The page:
William Ragulsky and Andrew Imes tied for the win with 36 inches in one speckled trout and one red drum.  The win was awarded to Ragulsky (19.50 inch trout and 16.50 inch redfish) on a tie-breaker based on the largest fish.  His 19.50 inch trout was longer than Imes' largest fish, which were both 18 inches.  Dan George finished in third place, only a half inch behind, at  35.50 inches based on his 19.75 inch trout and 15.75 inch redfish.

2016 Southern Kingfish Association National Championship
The 2016 SKA National Championship was held in Fort Pierce, Florida on November 11 and 12.  North Carolina fishermen have a great history in this tournament and are always among the favorites.  They were hoping to best the 2015 SKA Championship when N.C. fishermen won the Single Engine and Small Boat classes, but it wasn't to be. 

Two N.C. fishing teams, On a Mission from Ocean Isle Beach and Reel Thrill/ Bone Suckin Sauce from Raleigh scored second place finishes in the Open Class and Small Boat Class respectively, but came up just a bit short for the wins.  The class breakdown for the three SKA Classes is; Open Boats (all boats longer than 27 feet and any shorter that elected to fish this class), Small Boats (boats of 27 feet and less) and Single Engine Boats.  SKA Championship tournaments are determined by the aggregate weight of a team's two largest kings.

In the Open Class, Team Tuppens/Garmin paired 62.33 and 37.45 pound kings for their 99.78 pound aggregate and the win.  On a Mission, led by Capt. Chris Bryan of Ocean Isle Beach, paired 51.67 and 22.55 pound kings for 74.22 pounds total and second place.  Team Raymarine/Strike Two finished third with 64.71 pounds.

In the Small Boat Class, Team Blondie had a 51.36 pound aggregate with kings of 31.85 and 19.51 pounds to score the win.  Team Reel Thrill/Bone Suckin Sauce, lead by Capt. Vaughn Ford of Raleigh, only weighed a single king, but at 49.52 pounds, it was heavy enough to claim second place on its own.  Team Top Down finished in third place with 47.09 pounds.

The Single Engine Class was won by Team G-Force with 52.11 pounds.  MacDaddy placed second with 36.71 pounds and Flight Risk was third with 33.87 pounds.

Tagged Great White (and other) Shark Watch
Newcomers and reappearing old-timers are the highlights of shark tracking this week.  Mary Lee, the adult female great white shark that brought the Ocearch tagging program to our attention, is pinging again and this time she is a few miles off the beach at Hilton Head Island, S.C. 

Cisco, a young male great white that was tagged off Nantucket on October 7, pinged off Duck last week for the first time and hasn't pinged again yet, so the assumption is he is still in the area.  A Blue Shark, Mack Attack, tagged off Cape Cod on October 19, made his first appearance off the Carolinas last week in the open ocean about halfway between the Outer Banks and Bermuda.  He has moved to the edge of the Continental Shelf this week.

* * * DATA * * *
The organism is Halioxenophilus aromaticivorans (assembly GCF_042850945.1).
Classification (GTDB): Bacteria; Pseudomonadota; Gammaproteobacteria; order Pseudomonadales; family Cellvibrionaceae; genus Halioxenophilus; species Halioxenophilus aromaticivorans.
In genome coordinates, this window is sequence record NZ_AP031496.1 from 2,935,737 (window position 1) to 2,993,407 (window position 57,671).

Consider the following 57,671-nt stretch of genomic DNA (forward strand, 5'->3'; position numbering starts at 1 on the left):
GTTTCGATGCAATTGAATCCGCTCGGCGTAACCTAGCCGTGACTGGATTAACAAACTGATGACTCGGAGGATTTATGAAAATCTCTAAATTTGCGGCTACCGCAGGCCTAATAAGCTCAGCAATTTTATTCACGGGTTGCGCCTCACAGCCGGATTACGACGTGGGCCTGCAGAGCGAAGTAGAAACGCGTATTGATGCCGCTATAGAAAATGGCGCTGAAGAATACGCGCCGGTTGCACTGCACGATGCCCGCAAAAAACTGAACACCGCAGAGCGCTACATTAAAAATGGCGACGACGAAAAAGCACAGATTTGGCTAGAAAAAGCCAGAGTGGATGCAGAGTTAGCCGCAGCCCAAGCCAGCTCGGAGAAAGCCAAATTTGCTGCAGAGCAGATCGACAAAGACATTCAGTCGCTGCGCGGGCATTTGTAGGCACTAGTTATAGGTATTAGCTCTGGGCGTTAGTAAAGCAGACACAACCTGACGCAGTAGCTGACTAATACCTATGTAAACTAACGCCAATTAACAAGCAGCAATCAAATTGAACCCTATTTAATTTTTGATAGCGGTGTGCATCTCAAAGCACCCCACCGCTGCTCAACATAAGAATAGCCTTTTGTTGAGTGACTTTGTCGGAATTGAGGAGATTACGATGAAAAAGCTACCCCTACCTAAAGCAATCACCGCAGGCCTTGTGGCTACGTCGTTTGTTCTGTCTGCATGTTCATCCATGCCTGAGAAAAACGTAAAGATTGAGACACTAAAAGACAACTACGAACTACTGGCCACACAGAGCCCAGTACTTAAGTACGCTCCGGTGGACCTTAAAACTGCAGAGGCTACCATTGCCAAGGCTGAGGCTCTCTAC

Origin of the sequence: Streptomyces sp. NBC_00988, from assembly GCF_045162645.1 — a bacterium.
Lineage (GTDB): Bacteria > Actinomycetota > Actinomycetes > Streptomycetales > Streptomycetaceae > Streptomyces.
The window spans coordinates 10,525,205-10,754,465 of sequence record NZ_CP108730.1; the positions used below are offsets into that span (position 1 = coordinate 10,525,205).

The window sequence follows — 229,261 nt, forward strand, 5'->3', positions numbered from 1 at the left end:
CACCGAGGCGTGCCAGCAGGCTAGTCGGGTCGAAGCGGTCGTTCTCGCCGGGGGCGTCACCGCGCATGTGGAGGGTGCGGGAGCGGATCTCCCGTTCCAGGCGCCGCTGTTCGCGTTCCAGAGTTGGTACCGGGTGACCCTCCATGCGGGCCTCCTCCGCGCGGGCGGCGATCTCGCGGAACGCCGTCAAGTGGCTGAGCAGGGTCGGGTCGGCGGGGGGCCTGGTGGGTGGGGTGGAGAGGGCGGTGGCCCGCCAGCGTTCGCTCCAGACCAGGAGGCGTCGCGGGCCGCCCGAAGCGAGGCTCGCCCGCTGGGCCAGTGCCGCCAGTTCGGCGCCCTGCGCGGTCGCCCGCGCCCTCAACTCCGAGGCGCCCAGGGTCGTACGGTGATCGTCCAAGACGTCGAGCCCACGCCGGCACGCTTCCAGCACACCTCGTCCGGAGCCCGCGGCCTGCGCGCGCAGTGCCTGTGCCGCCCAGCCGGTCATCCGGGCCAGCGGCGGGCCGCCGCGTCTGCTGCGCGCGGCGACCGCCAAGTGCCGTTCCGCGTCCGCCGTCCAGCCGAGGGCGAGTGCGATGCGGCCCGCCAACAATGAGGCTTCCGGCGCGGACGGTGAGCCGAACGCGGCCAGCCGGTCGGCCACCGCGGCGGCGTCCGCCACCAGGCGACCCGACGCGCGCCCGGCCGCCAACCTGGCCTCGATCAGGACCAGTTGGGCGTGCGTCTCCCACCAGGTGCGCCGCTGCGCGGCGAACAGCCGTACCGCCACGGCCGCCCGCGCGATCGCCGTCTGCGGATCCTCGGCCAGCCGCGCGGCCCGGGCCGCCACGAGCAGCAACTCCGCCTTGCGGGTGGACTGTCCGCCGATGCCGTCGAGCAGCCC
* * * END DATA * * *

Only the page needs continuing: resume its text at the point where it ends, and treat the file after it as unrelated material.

Tiger shark Crystal remains in the general area of the Far East Tanker off Drum Inlet.  Lexi, another of the tiger sharks tagged off Wrightsville Beach in June and July, had pinged inside Pamlico Sound between Hatteras and Buxton several weeks ago, but hasn't shown movement since then and there is concern that something may have happened to her.  Ocearch is asking anyone with information to contact them. 

Miss Costa moved to near the continental shelf off Charleston three weeks ago and hasn't pinged her location since.  However, this seems to be a trait of hers and often happens when white sharks move into this area.  You can follow the travels of Cisco, Crystal, Lexi, Mack Attack, Mary Lee, and Miss Costa, plus the locations and wanderings of numerous other tagged sharks around the world, by visiting www.ocearch.org and opening the shark tracker.  

Fisheries Meetings
November 16-18:  N.C. Marine Fisheries Commission Meeting, Hilton Garden Inn, Kitty Hawk, Contact Nancy Fish at 252-808-8021 or Nancy.Fish@ncdenr.gov.

December 5-9:  South Atlantic Fisheries Management Council, DoubleTree by Hilton Atlantic Beach Oceanfront, www.safmc.net.

Tournaments, Seminars, Boat/Fishing/Outdoor Shows, and Other Events
September 10 to December 3:  Tex's Tackle Trout and Flounder Tournament, Tex's Tackle, Wilmington, www.texstackle.com.             

October 16-January 31:  Intracoastal Angler Speckled Trout Tournament, Intracoastal Angler, Wilmington, www.intracoastalangler.com.  

October 17-November 28:  Gordie McAdams Speckled Trout Surf Fishing Tournament, Emerald Isle Parks and Recreation, Weigh at Reel Outdoors, www.emeraldisle-nc.org/eiprd.  

November 19-20:  Cape Lookout Shootout King Mackerel Series Championship, The Boathouse, Beaufort, www.capeshootout.weebly.com.              

Good fishing and Happy Thanksgiving.
Capt. Jerry Dilsaver